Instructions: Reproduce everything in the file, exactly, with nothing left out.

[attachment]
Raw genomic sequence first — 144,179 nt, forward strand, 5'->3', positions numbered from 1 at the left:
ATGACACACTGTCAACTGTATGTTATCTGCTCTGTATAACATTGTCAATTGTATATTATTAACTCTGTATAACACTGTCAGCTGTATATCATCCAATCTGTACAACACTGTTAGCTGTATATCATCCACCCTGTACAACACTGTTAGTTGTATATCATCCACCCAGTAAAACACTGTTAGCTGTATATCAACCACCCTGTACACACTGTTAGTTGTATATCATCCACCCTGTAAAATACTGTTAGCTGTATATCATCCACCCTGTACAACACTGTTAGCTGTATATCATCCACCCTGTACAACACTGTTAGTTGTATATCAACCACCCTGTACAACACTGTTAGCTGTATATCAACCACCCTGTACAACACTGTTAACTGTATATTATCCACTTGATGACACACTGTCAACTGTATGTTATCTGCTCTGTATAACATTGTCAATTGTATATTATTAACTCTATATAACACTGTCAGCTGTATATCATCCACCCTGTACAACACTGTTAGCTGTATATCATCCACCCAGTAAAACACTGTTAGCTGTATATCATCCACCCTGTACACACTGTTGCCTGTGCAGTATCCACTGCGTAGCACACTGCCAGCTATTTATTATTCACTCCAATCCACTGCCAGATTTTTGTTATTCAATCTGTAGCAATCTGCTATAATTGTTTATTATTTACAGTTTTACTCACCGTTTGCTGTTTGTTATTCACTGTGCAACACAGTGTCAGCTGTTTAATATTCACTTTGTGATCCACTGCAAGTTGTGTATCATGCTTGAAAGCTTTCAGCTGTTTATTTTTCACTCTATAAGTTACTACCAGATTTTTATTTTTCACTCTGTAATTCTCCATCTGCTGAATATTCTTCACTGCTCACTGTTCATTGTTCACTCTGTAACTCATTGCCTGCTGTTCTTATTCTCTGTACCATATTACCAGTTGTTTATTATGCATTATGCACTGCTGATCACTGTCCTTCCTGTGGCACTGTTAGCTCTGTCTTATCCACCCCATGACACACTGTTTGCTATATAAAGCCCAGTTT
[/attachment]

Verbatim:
Raw genomic sequence first — 144,179 nt, forward strand, 5'->3', positions numbered from 1 at the left:
ATGACACACTGTCAACTGTATGTTATCTGCTCTGTATAACATTGTCAATTGTATATTATTAACTCTGTATAACACTGTCAGCTGTATATCATCCAATCTGTACAACACTGTTAGCTGTATATCATCCACCCTGTACAACACTGTTAGTTGTATATCATCCACCCAGTAAAACACTGTTAGCTGTATATCAACCACCCTGTACACACTGTTAGTTGTATATCATCCACCCTGTAAAATACTGTTAGCTGTATATCATCCACCCTGTACAACACTGTTAGCTGTATATCATCCACCCTGTACAACACTGTTAGTTGTATATCAACCACCCTGTACAACACTGTTAGCTGTATATCAACCACCCTGTACAACACTGTTAACTGTATATTATCCACTTGATGACACACTGTCAACTGTATGTTATCTGCTCTGTATAACATTGTCAATTGTATATTATTAACTCTATATAACACTGTCAGCTGTATATCATCCACCCTGTACAACACTGTTAGCTGTATATCATCCACCCAGTAAAACACTGTTAGCTGTATATCATCCACCCTGTACACACTGTTGCCTGTGCAGTATCCACTGCGTAGCACACTGCCAGCTATTTATTATTCACTCCAATCCACTGCCAGATTTTTGTTATTCAATCTGTAGCAATCTGCTATAATTGTTTATTATTTACAGTTTTACTCACCGTTTGCTGTTTGTTATTCACTGTGCAACACAGTGTCAGCTGTTTAATATTCACTTTGTGATCCACTGCAAGTTGTGTATCATGCTTGAAAGCTTTCAGCTGTTTATTTTTCACTCTATAAGTTACTACCAGATTTTTATTTTTCACTCTGTAATTCTCCATCTGCTGAATATTCTTCACTGCTCACTGTTCATTGTTCACTCTGTAACTCATTGCCTGCTGTTCTTATTCTCTGTACCATATTACCAGTTGTTTATTATGCATTATGCACTGCTGATCACTGTCCTTCCTGTGGCACTGTTAGCTCTGTCTTATCCACCCCATGACACACTGTTTGCTATATAAAGCCCAGTTT